When I scuba dive, I love finding tubeworms like the one pictured above. As adults, these worms build tubes made out of calcium carbonate to house their delicate bodies. They feed by extending feathery appendages called radioles, which catch nutrients that are floating in the water. On the left side of the picture above, you see a tubeworm with its radioles extended. However, if you scare a tubeworm (I do so by flicking my fingers at it), the worm will pull its radioles back into its tube for protection. At that point, you see only the opening of the tube, which is shown on the right side of the picture above.
An adult tubeworm spends its life attached to a hard surface, such as a piece of coral, a rock, or even the hull of a ship. However, when a tubeworm egg hatches, the larva that emerges is free-swiming and looks nothing like the adult. In order to mature, it must find a surface to which it can attach itself. It has long been known that tubeworm larvae tend to attach themselves to surfaces that contain specific bacteria, but no one understood how the larvae know where the bacteria are.
Nicholas J. Shikuma and his colleagues have done a study that helps us understand this amazing process. They concentrated on a specific species of tubeworm, Hydroides elegans, which is a common nuisance because it tends to stick to the hulls of ships (that’s not the species pictured above). They already knew that these tubeworms tend to settle where a specific bacterium, Pseudoalteromonas luteoviolacea, is found. As a result, they studied the bacterium in detail, and they found something rather incredible.
Not long ago, I wrote a review of the book Proof of Heaven. It was written by a neurosurgeon who was convinced that he had died and gone to heaven. I expressed quite a bit of skepticism, for reasons that are discussed in the review. Shortly after, I got an email from a reader who suggested what he considered to be a better book, Flight to Heaven. I put the book into my “queue” and finally got a chance to read it while I was in Central America. I agree with the commenter that this is a much better book, but I am a bit skeptical that the author, Captain Dale Black, actually went to heaven.
Captain Black is currently a retired airline pilot who owns a real estate company with his wife. He has two grown children and has worked tirelessly to improve aviation safety. He has also flown as a missionary pilot in 50 different countries. Indeed, the book starts with a harrowing experience he had while flying for missionary purposes in Africa. He sets up the desperate situation and uses it to introduce the airplane crash that caused what he thinks was his visit to heaven. Once he completes the retelling of the crash, his visit, and his recovery, he resolves the book by finishing the opening tale about his experience flying in Africa. It is an exciting way of getting the reader hooked early on in the book.
When Dale Black was nineteen, he had his pilot’s license. He had wanted to be a pilot for quite some time, and he worked hard earning the money necessary to take the required classes. He wasn’t ready to fly jets yet, but he was able to be part of a three-man group that was flying a twin-engine cargo plane making several deliveries throughout California. Upon takeoff, the plane couldn’t get enough lift, and it crashed into, ironically, a monument built to honor the pioneers of aviation who had passed on.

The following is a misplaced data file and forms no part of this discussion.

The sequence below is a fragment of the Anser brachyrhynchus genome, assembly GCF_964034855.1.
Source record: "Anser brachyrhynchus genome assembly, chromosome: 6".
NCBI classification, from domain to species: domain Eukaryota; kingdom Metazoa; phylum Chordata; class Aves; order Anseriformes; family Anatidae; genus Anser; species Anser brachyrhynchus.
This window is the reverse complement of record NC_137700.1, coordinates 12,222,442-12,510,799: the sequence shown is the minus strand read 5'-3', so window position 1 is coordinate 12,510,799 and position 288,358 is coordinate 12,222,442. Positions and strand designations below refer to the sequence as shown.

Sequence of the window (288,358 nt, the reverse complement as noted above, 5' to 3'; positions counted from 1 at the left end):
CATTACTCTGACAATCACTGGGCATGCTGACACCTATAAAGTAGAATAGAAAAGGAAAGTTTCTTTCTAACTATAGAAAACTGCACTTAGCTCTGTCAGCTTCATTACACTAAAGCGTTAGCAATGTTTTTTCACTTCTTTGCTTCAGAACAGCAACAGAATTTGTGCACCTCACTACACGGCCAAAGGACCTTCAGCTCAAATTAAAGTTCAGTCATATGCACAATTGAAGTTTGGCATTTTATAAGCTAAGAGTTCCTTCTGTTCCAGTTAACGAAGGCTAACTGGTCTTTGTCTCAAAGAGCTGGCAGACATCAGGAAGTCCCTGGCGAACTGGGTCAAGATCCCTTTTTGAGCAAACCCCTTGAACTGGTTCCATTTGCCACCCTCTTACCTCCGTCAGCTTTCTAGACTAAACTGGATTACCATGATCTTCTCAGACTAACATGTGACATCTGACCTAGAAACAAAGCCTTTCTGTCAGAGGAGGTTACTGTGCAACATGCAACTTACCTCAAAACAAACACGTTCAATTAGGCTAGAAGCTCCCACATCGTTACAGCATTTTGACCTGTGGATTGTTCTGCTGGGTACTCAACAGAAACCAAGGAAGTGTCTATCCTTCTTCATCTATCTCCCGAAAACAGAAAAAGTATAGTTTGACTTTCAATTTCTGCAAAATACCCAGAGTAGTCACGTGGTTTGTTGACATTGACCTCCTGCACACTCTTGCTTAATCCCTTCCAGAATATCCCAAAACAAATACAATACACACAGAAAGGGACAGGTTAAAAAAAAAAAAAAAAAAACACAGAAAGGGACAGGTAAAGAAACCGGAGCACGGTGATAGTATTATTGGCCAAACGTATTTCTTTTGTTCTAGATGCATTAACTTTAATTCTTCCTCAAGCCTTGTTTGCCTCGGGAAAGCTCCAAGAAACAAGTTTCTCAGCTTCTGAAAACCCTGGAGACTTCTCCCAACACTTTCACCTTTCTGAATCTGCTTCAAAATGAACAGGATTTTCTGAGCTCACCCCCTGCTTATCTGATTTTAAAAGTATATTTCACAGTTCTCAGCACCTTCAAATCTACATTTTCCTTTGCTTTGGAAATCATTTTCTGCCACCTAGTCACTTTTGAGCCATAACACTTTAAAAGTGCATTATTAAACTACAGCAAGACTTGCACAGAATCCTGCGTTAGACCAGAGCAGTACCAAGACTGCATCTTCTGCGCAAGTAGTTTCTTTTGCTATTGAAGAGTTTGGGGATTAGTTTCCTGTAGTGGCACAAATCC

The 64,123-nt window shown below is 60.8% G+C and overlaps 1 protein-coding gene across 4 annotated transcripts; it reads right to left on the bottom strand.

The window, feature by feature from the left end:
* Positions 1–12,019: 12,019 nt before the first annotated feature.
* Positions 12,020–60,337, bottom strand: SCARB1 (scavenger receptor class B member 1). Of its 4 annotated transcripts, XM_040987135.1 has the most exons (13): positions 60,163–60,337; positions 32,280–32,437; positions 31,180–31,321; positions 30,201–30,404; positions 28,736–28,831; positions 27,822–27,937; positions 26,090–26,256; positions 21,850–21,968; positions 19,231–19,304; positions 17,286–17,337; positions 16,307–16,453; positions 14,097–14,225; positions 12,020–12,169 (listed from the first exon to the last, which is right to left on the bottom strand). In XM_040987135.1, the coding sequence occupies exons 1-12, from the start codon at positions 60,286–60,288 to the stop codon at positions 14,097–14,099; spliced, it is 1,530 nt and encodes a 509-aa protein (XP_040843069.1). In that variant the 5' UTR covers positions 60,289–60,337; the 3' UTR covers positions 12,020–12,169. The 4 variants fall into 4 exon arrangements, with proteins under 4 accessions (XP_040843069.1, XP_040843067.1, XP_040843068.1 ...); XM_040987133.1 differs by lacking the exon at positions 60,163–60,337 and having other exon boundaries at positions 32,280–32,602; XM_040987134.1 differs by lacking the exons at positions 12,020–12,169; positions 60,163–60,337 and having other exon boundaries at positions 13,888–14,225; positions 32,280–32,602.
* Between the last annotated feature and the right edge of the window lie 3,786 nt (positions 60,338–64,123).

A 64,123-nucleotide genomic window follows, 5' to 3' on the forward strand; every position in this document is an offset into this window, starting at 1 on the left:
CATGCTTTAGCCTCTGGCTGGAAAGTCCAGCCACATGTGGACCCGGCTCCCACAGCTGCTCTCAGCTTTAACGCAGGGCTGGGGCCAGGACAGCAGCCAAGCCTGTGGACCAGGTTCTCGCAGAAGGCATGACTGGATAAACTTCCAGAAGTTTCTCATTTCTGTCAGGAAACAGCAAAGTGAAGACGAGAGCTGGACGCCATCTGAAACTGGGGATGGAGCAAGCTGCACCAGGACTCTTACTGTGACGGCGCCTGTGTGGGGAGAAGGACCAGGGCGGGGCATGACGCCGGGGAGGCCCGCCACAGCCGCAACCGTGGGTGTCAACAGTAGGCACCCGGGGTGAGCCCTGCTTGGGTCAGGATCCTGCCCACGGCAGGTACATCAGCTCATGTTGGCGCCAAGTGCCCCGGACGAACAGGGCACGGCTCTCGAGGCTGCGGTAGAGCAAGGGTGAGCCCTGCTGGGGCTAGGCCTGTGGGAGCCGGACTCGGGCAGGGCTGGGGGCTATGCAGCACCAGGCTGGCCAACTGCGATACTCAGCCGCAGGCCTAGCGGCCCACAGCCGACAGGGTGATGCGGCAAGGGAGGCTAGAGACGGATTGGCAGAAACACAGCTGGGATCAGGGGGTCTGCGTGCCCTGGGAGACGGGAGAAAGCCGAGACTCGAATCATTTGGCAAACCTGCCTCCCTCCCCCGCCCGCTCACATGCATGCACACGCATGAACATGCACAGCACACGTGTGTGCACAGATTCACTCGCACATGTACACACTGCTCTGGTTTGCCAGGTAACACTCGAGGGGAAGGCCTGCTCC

Of the three-man team, Dale Black was the lone survivor.
Those who read my blog regularly know that I like to discuss the stories of other atheists who have become Christians (see here, here, here, here, and here.) This post adds to that list of stories.
J. Warner Wallace is a successful homicide detective. He specializes in cold cases – unsolved murder cases that remain open, waiting for someone to examine them in a new way that will lead to finding the killer. He has been trained in Forensic Statement Analysis (FSA), which is a methodology that examines a person’s linguistic usage to determine the veracity of what he or she is saying when being interviewed about a case. He also used to be an atheist. As he says in his book, Cold-Case Christianity:
My friends knew me as an angry atheist, a skeptic who thoughtfully dissected Christians and the Christian worldview… (p. 16)
However, a fellow officer kept inviting him to church. He was able to avoid going for a while, but he eventually felt obligated to accept the invitation. He says that he managed to ignore most of what the pastor was saying during the service, but he noticed that the pastor painted Jesus as a smart guy with a lot of good things to say. As a result, Wallace purchased his first Bible, just to see if this Jesus fellow was the great teacher that the pastor made him out to be.
What Wallace found changed his life.
As he began to read the Gospels, he noticed something:
I had interviewed hundreds (if not thousands) of eyewitnesses and suspects. I had become familiar with the nature of eyewitness statements, and I understood how testimony was evaluated in a court of law. Something about the Gospels struck me as more than mythological storytelling. The Gospels appeared to be ancient eyewitness accounts. (p. 17)
Of course, it didn’t take him long to realize that he could treat the Gospel accounts like one of his cold cases. He could evaluate the testimony of those claiming to be eyewitnesses to the events in the life of Jesus, look for corroborating evidence, and try to determine whether or not the accounts are accurate. When he did that, he came away believing that the Gospels are, indeed, accurate eyewitness accounts of the life of Jesus. As a result, he became a Christian.